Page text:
Back To Course

GMAT Prep: Help and Review25 chapters | 288 lessons | 15 flashcard sets

Are you a student or a teacher?

Try Study.com, risk-free

As a member, you'll also get unlimited access to over 75,000 lessons in math, English, science, history, and more. Plus, get practice tests, quizzes, and personalized coaching to help you succeed.

Try it risk-freeWhat teachers are saying about Study.com

Already registered? Log in here for access

Your next lesson will play in
10 seconds

Lesson Transcript

Instructor:
*Tracy Payne, Ph.D.*

Tracy earned her doctorate from Vanderbilt University and has taught mathematics from preschool through graduate level statistics.

You have a probability distribution to create, which one do you use? That depends. In this lesson, learn about binomial distributions, get examples and criteria for their use, and learn how to calculate the binomial distribution formula.

A **probability distribution** is a function or rule that assigns probabilities of occurrence to each possible outcome of a random event. Probability distributions give us a visual representation of all possible outcomes of some event and the likelihood of obtaining one outcome relative to the other possible outcomes.

A **binomial distribution** is a specific probability distribution. It is used to model the probability of obtaining one of two outcomes, a certain number of times (*k*), out of fixed number of trials (*N*) of a **discrete random event**.

A binomial distribution has only two outcomes: the expected outcome is called a success and any other outcome is a failure. The probability of a successful outcome is *p* and the probability of a failure is 1 - *p*.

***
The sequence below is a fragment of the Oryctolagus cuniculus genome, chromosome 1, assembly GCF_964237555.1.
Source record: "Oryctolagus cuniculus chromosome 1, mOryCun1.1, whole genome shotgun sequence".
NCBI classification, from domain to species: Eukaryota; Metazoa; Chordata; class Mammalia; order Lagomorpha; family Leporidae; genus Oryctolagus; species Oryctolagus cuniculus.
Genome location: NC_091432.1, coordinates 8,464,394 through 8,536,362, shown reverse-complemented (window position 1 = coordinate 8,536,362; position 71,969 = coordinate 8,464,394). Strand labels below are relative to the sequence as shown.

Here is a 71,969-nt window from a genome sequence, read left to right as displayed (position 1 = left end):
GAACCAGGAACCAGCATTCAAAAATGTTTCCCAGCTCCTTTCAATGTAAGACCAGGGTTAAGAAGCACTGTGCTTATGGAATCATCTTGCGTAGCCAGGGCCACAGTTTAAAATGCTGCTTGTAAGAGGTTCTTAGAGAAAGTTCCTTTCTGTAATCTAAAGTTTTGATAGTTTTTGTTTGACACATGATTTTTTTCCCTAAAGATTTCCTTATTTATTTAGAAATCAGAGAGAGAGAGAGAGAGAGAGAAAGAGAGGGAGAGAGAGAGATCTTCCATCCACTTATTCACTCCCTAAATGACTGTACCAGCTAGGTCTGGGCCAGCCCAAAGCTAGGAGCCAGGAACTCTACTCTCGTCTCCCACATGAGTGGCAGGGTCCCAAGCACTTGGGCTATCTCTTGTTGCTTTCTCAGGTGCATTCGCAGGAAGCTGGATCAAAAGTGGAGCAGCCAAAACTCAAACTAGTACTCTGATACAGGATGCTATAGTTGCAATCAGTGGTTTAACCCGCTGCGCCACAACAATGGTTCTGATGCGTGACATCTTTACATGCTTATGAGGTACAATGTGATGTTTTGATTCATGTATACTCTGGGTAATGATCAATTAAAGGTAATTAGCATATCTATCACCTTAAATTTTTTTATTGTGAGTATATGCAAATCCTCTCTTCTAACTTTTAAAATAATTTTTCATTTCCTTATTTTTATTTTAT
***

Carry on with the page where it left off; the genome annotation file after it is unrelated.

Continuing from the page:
A successful outcome doesn't mean that it's a favorable outcome, but just the outcome being counted. Let's say a discrete random event was the number of persons shot by firearms last year. We'd be looking for the probability of obtaining some number of victims out of the pool of shootings. Being shot is neither a favorable nor a successful outcome for the victim, yet it is the outcome we are counting for this discrete variable.

The binomial distribution is used to model the probabilities of occurrences when specific rules are met.

- Rule #1: There are only two
**mutually exclusive**outcomes for a discrete random variable (i.e., success or failure). - Rule #2: There is a fixed number of
**repeated trials**(i.e., successive tests with no outcome excluded). - Rule #3: Each trial is an
**independent event**(meaning the result of one trial doesn't affect the results of subsequent trials). - Rule #4: The probability of success for each trial is fixed (i.e., the probability of obtaining a successful outcome is the same for all trials).

Binomial distributions would be used to model situations where the successful outcome is exactly one value. Let's look at some examples.

*Given a couple has 5 children, what is the probability that exactly 3 will be boys?*

Possible outcomes: boy or girl

Fixed number of repeated independent trials: 5

Out of 5 trials, exactly 3 children are boys = success

Probability of success (0.5) + probability of failure (0.5) = 1

*Given 5 questions on a test, what is the probability of randomly guessing exactly 2 questions correctly?*

Possible outcomes: right or wrong

Fixed number of repeated independent trials: 5

Out of 5 trials, exactly 2 questions answered correctly = success

Probability of success (0.5) + probability of failure (0.5) = 1

*Given 10 rolls of a die, what is the probability that you will roll the number 1 exactly five times?*